I always wanted to become a working woman. This love to work started from my school days. I dreamed about finding job and building a house of my own than about meeting the prince charming. In fact meeting prince charming was never in my list. Those days I never liked the idea of getting married but I was sure that I would eventually get married to someone of my parent’s choice though I didn’t care much. Then with time my attitude changed and I too fell in love and got married to my knight in shining armour. Well, that’s a different story.
Let me come back to the topic now.
After getting married I resigned to join my husband abroad as I did not like the idea of leading marital life staying in different continents. Though I enjoyed the wife role, it took sometime to get in terms with the non-working, non-earning part of my life. Then when I had my baby the non-working part served its purpose.
What I am saying is the ambitious working woman in me found the perks of a house-wife, a stay-at-home-mom. The SAHM life proved me how wrong I was when I wondered how free my mother’s life with no homework or no exam to worry about. Life with a husband and baby taught me how wrong was I in assuming that a house-wife/SAHM’s life as easy.
I guess almost all woman out there must be familiar with what I am talking about. So I am not diving in-depth narrating the hectic day of a wife/mother.
Now, when we returned from USA to India nine months back, I still haven’t made up my mind whether to join back work or not because my priority was my son and getting him adjusted to the new surroundings. But as soon as I landed, questions kept bombarding me – “Are you looking for job?”, “Will you get a job?”, and many were enquiring my husband if I would get a job where he works.
While many of those were innocent questions, just wanting to know my future decisions, some of them were not so innocent. I saw pity in some eyes on account of my worthless house-wife life where my engineering degree is of no use. I saw accusation in some eyes for not helping my husband’s hand in securing finances. No, no one accused me directly. But there was a lot of discussions on the hiking expenses in India and about the difficulty to support daily life even when both husband and wife works. All of this I found as a bit stretched. It’s true that India is more expensive than ever before but only for those who support their lively hood with daily wages not to the common software professionals.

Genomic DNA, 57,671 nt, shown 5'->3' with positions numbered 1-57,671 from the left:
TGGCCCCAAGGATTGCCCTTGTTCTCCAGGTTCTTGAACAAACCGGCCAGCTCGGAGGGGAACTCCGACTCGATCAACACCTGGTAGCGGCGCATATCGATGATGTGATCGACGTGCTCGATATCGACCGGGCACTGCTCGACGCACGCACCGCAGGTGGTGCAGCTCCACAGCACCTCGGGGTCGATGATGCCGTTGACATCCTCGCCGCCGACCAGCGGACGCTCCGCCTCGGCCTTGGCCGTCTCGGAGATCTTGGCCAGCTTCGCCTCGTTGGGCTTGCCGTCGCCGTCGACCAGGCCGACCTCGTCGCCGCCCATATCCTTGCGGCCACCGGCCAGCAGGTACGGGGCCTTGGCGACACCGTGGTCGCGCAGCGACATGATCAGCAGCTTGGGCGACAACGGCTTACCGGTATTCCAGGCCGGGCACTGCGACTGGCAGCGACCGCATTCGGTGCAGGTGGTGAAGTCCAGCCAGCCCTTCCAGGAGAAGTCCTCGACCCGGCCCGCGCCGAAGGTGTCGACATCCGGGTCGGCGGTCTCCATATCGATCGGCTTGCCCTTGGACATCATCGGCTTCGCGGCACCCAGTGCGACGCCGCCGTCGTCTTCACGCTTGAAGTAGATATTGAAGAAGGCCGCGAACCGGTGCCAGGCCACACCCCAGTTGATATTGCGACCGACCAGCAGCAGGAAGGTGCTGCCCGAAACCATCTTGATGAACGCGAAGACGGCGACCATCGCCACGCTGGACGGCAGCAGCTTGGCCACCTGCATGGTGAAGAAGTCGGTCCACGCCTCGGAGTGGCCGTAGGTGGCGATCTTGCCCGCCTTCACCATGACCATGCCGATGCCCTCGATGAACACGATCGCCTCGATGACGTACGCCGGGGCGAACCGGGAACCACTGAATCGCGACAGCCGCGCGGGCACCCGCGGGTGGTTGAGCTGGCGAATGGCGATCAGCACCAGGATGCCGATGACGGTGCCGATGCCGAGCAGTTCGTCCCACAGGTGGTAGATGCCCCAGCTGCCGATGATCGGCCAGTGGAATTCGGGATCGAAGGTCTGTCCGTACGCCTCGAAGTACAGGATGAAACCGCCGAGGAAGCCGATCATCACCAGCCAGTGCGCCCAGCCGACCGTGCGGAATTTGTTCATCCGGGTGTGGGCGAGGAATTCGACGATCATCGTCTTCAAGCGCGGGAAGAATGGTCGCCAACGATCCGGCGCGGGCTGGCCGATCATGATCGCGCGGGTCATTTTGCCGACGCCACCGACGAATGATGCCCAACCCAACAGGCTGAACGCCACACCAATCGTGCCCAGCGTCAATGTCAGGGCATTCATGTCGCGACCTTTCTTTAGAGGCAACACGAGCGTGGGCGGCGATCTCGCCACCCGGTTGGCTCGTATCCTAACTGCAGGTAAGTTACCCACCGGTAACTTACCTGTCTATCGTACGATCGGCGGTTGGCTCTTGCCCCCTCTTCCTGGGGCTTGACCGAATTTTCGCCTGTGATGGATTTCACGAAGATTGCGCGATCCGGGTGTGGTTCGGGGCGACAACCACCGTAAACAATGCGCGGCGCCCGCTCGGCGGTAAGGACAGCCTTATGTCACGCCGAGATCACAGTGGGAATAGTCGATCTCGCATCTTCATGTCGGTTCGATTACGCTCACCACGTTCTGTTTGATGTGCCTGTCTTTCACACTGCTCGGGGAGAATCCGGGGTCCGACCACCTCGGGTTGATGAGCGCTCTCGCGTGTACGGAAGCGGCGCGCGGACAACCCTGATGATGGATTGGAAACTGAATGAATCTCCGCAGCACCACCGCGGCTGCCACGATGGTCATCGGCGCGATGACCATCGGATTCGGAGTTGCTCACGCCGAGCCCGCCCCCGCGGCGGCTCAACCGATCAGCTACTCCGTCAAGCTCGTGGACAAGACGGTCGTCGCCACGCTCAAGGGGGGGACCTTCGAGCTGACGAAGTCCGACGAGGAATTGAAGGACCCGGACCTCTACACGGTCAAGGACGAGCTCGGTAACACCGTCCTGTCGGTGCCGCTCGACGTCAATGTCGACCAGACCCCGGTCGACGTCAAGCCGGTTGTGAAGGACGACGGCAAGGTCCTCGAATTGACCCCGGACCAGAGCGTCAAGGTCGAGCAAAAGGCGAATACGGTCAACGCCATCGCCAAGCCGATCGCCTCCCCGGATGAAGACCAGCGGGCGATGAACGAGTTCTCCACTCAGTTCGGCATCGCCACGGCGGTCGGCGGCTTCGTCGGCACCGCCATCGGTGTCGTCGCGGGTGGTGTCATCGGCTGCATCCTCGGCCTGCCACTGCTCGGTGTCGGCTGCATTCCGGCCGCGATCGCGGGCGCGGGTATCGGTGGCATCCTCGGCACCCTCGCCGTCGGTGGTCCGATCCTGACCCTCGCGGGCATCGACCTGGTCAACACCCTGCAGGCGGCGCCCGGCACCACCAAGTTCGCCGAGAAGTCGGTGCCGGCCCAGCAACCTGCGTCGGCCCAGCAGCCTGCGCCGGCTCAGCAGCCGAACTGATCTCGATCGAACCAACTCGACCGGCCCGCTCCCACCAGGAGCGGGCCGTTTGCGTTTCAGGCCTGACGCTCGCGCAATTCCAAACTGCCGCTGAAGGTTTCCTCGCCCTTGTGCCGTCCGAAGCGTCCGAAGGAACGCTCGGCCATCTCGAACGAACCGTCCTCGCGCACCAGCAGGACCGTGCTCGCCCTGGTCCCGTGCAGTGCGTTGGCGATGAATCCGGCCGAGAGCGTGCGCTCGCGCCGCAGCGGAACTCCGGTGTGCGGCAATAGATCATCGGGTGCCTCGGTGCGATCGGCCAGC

I talked to one of my friends who was trying to get back in the software field after a gap of six years. She was having a hard time finding a job that is right fit for her and in keeping the work stress outside home. I asked her then why don’t you do the catering business as you wanted to do sometime back. She is an excellent cook and she likes trying out new delicacies. She told me that she would love to do that but she was asked what is the use of having an engineering degree if you are going to do the cooking business. That discouraged her.
I felt that years back when the 12-year old me exclaimed about the work-less, worry free life of a house-wife, I was unaware of the duties and responsibilities executed. I was unaware of the exhaustion a wife met with at the end of the day. Years later I no longer think that a house-wife has the luxury of time. But even today I see the same exclamation in many (matured)eyes when they asks me how I manage to pass my free time.
I wonder why still the wife with no earning job is considered worthless?
So what if someone finds their passion a little later?
So what if following what we are passionate about doesn’t pay as much as the job that our degree can get us?
So what if taking care of family is important to one than earning a handsome pay every month?
Even after experiencing the hectic day of house-wife how can any one think that we must work outside home to be useful?
When what I choose to do makes me happy how does that make me worthless in your eyes?